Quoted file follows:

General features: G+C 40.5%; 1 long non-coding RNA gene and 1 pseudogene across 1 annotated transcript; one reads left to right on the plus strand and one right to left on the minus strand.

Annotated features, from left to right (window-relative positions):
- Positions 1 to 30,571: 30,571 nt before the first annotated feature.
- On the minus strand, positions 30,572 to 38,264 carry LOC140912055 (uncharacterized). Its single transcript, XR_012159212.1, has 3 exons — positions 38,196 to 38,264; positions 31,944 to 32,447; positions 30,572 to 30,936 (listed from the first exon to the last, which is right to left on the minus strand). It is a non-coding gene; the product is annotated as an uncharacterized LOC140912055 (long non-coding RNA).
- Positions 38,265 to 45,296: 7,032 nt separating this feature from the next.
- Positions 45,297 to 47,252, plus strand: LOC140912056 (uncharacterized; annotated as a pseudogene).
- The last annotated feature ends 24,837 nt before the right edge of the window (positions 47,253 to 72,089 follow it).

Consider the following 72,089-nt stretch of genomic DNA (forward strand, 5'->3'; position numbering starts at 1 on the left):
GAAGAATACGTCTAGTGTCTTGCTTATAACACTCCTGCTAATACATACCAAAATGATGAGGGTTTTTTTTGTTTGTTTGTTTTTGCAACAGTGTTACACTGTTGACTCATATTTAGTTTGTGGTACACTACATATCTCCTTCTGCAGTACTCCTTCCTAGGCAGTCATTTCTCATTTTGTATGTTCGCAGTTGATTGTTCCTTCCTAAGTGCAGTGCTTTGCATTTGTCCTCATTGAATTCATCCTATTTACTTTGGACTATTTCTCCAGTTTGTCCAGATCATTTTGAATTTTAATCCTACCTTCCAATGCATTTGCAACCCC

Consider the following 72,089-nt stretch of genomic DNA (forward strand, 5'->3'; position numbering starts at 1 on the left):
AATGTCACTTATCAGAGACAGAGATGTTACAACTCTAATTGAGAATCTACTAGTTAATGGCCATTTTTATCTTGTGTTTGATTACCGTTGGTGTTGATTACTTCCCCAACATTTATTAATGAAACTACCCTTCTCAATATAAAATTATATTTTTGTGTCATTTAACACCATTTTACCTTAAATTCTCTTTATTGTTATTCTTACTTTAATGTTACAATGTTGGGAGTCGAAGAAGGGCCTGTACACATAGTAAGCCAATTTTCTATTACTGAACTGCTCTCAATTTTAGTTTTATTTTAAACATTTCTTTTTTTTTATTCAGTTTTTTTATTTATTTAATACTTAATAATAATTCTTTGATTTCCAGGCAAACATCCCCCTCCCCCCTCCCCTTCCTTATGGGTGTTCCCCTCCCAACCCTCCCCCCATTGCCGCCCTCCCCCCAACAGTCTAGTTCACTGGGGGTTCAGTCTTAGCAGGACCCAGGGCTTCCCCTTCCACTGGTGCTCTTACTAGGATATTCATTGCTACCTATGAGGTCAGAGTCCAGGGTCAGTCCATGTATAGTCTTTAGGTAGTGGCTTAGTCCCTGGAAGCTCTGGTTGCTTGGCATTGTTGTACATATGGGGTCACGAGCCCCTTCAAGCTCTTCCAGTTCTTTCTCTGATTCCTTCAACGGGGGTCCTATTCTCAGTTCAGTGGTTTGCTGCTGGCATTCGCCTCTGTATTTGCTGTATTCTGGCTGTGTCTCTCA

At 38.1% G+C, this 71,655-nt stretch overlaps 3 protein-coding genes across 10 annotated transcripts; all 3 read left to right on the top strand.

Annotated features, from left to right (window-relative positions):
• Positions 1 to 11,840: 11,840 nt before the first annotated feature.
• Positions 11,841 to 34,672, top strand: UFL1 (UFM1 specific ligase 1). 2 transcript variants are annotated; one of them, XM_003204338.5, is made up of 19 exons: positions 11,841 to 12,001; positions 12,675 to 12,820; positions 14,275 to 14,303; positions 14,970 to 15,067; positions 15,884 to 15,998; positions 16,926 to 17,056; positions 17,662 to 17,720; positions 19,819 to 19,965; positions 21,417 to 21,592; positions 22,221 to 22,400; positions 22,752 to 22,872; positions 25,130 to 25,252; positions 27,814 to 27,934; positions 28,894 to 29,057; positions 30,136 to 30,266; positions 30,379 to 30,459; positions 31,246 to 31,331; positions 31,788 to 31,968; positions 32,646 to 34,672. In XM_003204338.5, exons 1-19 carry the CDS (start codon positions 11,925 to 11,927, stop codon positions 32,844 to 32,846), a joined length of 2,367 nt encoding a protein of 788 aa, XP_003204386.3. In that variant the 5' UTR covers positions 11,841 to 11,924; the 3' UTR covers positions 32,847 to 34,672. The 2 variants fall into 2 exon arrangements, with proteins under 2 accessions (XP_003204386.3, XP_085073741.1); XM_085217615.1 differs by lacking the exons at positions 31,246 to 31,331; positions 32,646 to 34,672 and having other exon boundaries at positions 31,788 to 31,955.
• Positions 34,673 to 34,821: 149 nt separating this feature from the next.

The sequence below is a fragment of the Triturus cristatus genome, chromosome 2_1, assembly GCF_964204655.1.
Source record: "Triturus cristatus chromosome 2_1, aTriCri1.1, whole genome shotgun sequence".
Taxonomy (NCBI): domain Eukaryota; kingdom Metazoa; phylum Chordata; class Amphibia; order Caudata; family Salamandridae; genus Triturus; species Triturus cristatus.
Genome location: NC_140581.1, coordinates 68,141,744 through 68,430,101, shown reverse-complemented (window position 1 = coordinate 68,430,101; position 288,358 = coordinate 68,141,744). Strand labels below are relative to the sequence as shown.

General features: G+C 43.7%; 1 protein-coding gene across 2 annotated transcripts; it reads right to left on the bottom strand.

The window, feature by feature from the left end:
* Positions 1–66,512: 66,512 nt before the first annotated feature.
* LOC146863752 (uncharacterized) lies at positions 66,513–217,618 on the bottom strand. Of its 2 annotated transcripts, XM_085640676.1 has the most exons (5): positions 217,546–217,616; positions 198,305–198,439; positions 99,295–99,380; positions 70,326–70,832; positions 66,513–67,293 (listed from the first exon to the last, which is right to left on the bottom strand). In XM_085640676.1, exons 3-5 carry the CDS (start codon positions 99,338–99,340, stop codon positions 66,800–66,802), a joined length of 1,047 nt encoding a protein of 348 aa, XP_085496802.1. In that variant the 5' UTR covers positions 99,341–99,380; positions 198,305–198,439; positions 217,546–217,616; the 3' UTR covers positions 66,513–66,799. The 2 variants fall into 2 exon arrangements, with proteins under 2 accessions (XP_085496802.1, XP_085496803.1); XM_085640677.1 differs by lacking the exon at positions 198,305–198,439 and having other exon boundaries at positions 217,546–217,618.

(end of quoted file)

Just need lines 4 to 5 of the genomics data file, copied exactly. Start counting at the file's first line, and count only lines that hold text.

- On the minus strand, positions 30,572 to 38,264 carry LOC140912055 (uncharacterized). Its single transcript, XR_012159212.1, has 3 exons — positions 38,196 to 38,264; positions 31,944 to 32,447; positions 30,572 to 30,936 (listed from the first exon to the last, which is right to left on the minus strand). It is a non-coding gene; the product is annotated as an uncharacterized LOC140912055 (long non-coding RNA).
- Positions 38,265 to 45,296: 7,032 nt separating this feature from the next.